However, cable noise is at an acceptable level / no issue. Soundwise I have no complaints whatsoever. It’s a good cable.

Sound

Now how “flat” and true-to-the-source are these upgraded studio in-ears?

Overall tonality

As the name ESR (Empire Studio Reference) suggests, EE considers this IEM their reference of a flat and uncolored studio monitor. Since I usually prefer their X-Series consumer products as I am not a professional, I did not really know what to expect. I do own their Phantom studio monitor though (which is a lot more expensive) so I had a rough idea of how a “flat” reference studio in-ear might sound. I was both right and wrong.

The overall tonality is indeed nicely balanced and, as far as I can assess, neutral.
No frequency seems to be elevated and I assume the frequency response matches the description of “flat”. Since I don’t do measurements, I cannot confirm this with data. It’s just my impression after spending a week listening to music, watching movies and doing some gaming with the ESR MKIIs.

One thing instantly noticeable is that the ESR MKIIs will deliver the music as it is, meaning good recordings sound good, bad ones bad. But that’s the whole point of a reference studio in-ear monitor, right?

Treble

The combination of balanced armature- and dual electrostatic (e-stat) drivers deliver a nicely detailed and smooth treble without elevation. Strings and guitars to me sound very natural. Since there seems to be no treble elevation, you might miss that typical “sparkle” you’re used to getting from other, more consumer-tuned gear, but that is not true. It’s all there but you need to get used to a very different tuning or rather - the absence of one.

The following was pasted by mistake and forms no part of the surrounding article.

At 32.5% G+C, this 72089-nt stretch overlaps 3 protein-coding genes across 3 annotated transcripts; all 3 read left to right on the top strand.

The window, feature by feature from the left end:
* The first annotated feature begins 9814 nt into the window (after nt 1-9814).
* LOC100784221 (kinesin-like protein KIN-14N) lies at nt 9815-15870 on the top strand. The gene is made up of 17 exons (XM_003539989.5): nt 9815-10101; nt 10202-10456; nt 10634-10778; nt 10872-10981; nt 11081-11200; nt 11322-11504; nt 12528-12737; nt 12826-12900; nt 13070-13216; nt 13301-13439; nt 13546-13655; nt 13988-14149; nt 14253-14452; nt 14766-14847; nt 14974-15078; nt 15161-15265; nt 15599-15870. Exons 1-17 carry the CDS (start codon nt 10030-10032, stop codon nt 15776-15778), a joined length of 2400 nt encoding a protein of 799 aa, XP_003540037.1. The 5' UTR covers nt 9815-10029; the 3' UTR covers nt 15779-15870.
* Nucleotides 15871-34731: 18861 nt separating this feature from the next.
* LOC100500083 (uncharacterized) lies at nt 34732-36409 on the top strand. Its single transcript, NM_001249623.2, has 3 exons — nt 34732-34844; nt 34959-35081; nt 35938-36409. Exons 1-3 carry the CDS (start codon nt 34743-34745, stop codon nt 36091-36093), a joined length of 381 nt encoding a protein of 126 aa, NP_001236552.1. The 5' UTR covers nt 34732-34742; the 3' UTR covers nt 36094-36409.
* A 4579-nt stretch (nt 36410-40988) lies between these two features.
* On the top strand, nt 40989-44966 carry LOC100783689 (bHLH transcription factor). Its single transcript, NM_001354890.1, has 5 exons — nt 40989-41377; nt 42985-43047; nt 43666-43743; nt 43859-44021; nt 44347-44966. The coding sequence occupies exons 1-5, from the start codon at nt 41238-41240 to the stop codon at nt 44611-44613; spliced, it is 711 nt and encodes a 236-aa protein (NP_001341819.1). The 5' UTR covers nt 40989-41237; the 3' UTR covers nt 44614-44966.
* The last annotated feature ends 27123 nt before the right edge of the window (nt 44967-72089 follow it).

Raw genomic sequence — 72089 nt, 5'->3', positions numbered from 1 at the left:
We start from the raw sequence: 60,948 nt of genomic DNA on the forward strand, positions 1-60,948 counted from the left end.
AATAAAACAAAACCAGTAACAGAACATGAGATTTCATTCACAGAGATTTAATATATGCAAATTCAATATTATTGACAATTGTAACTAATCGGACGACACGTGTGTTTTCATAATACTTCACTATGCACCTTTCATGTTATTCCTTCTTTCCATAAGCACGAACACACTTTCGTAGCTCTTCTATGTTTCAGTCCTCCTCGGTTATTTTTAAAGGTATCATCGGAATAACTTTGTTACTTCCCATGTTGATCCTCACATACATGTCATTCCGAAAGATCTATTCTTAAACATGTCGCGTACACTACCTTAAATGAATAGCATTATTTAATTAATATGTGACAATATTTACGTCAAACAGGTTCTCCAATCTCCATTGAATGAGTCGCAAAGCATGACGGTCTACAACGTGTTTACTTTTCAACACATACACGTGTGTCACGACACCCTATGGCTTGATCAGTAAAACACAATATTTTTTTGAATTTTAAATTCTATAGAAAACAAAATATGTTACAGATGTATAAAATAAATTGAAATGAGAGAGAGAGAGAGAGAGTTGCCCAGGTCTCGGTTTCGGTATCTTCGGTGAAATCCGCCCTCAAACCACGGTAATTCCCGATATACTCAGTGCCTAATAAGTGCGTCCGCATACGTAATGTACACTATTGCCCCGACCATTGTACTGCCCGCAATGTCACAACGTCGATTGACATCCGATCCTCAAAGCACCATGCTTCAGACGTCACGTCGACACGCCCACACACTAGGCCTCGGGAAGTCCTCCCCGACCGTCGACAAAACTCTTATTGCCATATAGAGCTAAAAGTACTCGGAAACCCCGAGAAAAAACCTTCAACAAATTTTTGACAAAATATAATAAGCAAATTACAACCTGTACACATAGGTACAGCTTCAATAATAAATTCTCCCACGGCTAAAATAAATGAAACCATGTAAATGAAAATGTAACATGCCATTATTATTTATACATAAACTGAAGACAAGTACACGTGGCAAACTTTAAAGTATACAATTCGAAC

I first noticed with my EE Phantoms, but after a while I really started enjoying the overall quality of a natural frequency response. For long listening sessions, this is just perfect.

Midrange

Vocals, male and female alike, are rendered very naturally and stand out from the rest of the composition without the impression of artificial frequency elevation. Like the treble, the whole midrange is nicely separated and balanced overall.

Bass/Sub-bass

The bass from balanced armature (BA) drivers is very different from dynamic drivers (DD). The response is flat,neutral and tight, which is of course intended. There’s no eardrum-shattering impact and rumble like on the EE Valkyrie MKIIs or the EE Legend X that employ dedicated subwoofers.

This bass response mirrors what has been recorded, no more and no less. Still the ESR MKIIs surprised me in a good way here, because their bass performance is by no means lifeless or entirely free of sub-bass which was what I expected. It’s all there - when it is in the recording. Listening to Jeff Goldblum and the Mildred Snitzer Orchestra’s Cantaloup Island is a joy. I feel like actually attending the concert.

Soundstage

Surprisingly, the soundstage to me seems above average. Live recordings sound spacious while everything in the music - the instruments, the singer(s) the audience - is well separated. I had one key moment when I was playing a game and I suddenly heard a noise from outside. I took off the ESR MKIIs just to realize that the noise had actually come from within the game.
Channel separation/Instrument separation

Channel separation is very good indeed. Instrument separation, depending on the source material, is excellent. You can tell these IEMs were made for professionals that need to be as close to the truth as possible.

Neutrality

The ESR MKIIs are neutral sounding IEMs with a seemingly flat frequency response that present you with what is in the music without leaving anything away and without adding or elevating anything. These are in fact made to analyse music, to dissect music, but - somehow still manage to transport emotion and enjoyment. I can make neither head nor tail of it really. And I mean that in a good way!